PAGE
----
Veuve Clicquot Rolling Diner in Berlin
Veuve Clicquot rolled through Germany’s capital, combining art, food, and design. By Molly Hannon.
“This Wheel’s on Fire” was the theme song of the 1990s British sitcom Absolutely Fabulous. The main characters, Eddy and Patsy, desire nothing more than to insert themselves into London’s high-end fashion scene. Instead, they manage only to get sloshed, stain their designer apparel, and wreak havoc on anyone who comes in their way, namely Eddy’s daughter, Saffron. Although their qualities are certainly less than admirable, they do possess one redeeming attribute—their choice of poison is Veuve Clicquot champagne.
Much as in the AbFab theme song, the wheels of the Veuve Clicquot Rolling Diner were on fire recently, rolling down Berlin’s gritty streets. The company brought together an eclectic class of people while serving inventive and seriously delicious street food paired with world-class champagne.
The Veuve Clicquot Rolling Diner commenced its Berlin tour on July 5 during the "Bread and Butter" Fashion Week at the department store KaDeWe, which brought together gourmet dining, art, and design in an unconventional way. When translated from French, its theme, "Zeste de Folie," connotes a flair for the unusual. The element of surprise is its calling card, and the event did inspire and encourage the unusual.
Street food, commonly thought of as déclassé—it dates back to the original hot-dog stand—has moved well beyond its past, much like the German capital. No guidelines or sets of rules govern it. It is open, unmarked territory—a gastronomical no man's land. This is the reason that Veuve Clicquot chose Berlin as the place to execute its concept.
I had the opportunity to witness the VC Diner in action at its "Fashion Meets Art" event co-hosted by f.frau fashion and SevenStar Gallery, located in the trendy art district of Mitte. Speaking with the German brand manager, Saskia Farnholz, I quickly learned about the company's history and the "raison d'être" behind the Rolling Diner event.
"Our main challenge was, what can we do for a really creative design brand, and how can we make it visible in a city?" said Farnholz. "But we also wanted to demonstrate that champagne can go with food without diminishing its quality. We needed something that travels, is visible, and can get across the idea that you can mix food with champagne—even heavy German food. The 1950s Airstream, designed by Osko + Deichmann, fit the bill perfectly, enabling us to be mobile, design-oriented, and tackle the street-food concept."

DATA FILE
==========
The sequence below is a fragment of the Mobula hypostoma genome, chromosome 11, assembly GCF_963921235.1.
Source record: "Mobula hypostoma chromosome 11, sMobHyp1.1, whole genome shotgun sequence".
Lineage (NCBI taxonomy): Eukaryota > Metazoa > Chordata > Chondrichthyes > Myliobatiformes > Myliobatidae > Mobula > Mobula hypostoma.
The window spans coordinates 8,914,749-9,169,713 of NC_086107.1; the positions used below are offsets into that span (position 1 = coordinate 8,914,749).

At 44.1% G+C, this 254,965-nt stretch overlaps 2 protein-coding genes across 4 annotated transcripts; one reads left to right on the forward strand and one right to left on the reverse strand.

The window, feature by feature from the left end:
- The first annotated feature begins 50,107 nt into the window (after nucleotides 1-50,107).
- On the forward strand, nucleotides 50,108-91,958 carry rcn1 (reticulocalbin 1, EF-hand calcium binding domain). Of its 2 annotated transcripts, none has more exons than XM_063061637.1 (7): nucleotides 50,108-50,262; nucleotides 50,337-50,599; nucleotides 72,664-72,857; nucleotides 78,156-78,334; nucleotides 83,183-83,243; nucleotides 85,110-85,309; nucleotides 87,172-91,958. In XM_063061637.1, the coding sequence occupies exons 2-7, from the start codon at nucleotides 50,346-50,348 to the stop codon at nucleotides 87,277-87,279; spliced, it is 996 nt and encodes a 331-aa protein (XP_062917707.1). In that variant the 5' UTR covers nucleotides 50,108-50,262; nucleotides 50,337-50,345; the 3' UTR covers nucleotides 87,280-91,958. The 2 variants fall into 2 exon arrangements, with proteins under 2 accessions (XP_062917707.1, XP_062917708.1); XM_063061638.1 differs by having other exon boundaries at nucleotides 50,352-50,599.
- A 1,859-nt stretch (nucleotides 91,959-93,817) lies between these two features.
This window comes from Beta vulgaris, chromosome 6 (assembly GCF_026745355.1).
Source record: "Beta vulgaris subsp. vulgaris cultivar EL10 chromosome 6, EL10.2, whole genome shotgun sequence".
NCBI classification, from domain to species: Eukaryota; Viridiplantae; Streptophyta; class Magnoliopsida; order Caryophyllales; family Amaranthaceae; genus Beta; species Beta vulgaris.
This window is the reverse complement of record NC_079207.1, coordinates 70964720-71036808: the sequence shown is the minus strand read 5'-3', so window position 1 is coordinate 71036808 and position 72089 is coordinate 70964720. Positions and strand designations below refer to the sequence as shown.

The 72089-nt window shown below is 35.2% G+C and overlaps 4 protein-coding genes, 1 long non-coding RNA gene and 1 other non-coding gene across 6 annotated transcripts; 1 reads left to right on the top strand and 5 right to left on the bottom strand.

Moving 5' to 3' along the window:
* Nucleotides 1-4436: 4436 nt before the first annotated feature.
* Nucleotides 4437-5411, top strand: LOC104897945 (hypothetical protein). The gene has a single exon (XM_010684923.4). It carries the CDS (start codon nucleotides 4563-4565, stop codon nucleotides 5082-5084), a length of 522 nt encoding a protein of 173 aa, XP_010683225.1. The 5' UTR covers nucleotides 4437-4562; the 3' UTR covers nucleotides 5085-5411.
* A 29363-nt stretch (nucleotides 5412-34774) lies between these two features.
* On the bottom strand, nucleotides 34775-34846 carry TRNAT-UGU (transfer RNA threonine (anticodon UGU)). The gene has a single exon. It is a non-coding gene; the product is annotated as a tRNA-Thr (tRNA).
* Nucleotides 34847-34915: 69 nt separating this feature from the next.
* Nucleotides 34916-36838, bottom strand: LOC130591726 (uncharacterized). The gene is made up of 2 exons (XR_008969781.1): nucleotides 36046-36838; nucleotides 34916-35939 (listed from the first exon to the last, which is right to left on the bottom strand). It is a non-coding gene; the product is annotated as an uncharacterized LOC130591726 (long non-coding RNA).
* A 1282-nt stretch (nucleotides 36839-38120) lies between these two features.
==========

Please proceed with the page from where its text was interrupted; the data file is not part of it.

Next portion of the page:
Farnholz explained the culinary aspect of the event. "The food element was a challenge, since we had a very strict idea of what we wanted. How do you create street food in a luxurious way without going overboard? This led us to Cookie, the owner of the vegetarian restaurant Cookies and the new venture Chipps, who is known for his unconventional approach to cuisine. He liked the idea and quickly created a menu that incorporated the grittier elements of street food while keeping in mind the champagne component."
During the event, the food began to arrive. First we were offered a small plate of four items: goat cheese with a cucumber and dark-bread crumble; watermelon gazpacho; roasted quail with pepper-tomato sauce; and a sweet finale of a bite-size vanilla profiterole. This was quickly followed by heavier fare. Traditional German currywurst—sliced bratwurst doused in ketchup with curry powder—was given a unique twist with black-truffle shavings. It was amusing to see Berlin street food reinvented and elevated.
Soon models began to emerge, and a mini–fashion show took place as more guests, clad all in black, flocked to the scene. The event stayed light and refreshing as the golden Airstream glowed throughout the evening. An accordion player and singer serenaded guests. Some were even inspired to dance. And although the cops arrived, as a result of either complaints or envious outsiders, the party quickly relocated to the basement of the SevenStar Gallery, which gave off the air of a wine cellar. It was evident that the "Zeste de Folie" spirit had pushed past the highbrow guidelines that typically govern attitudes toward champagne. Combining fine food, art, and a city without pretension, it was clear that the Veuve Clicquot Rolling Diner was more than a success.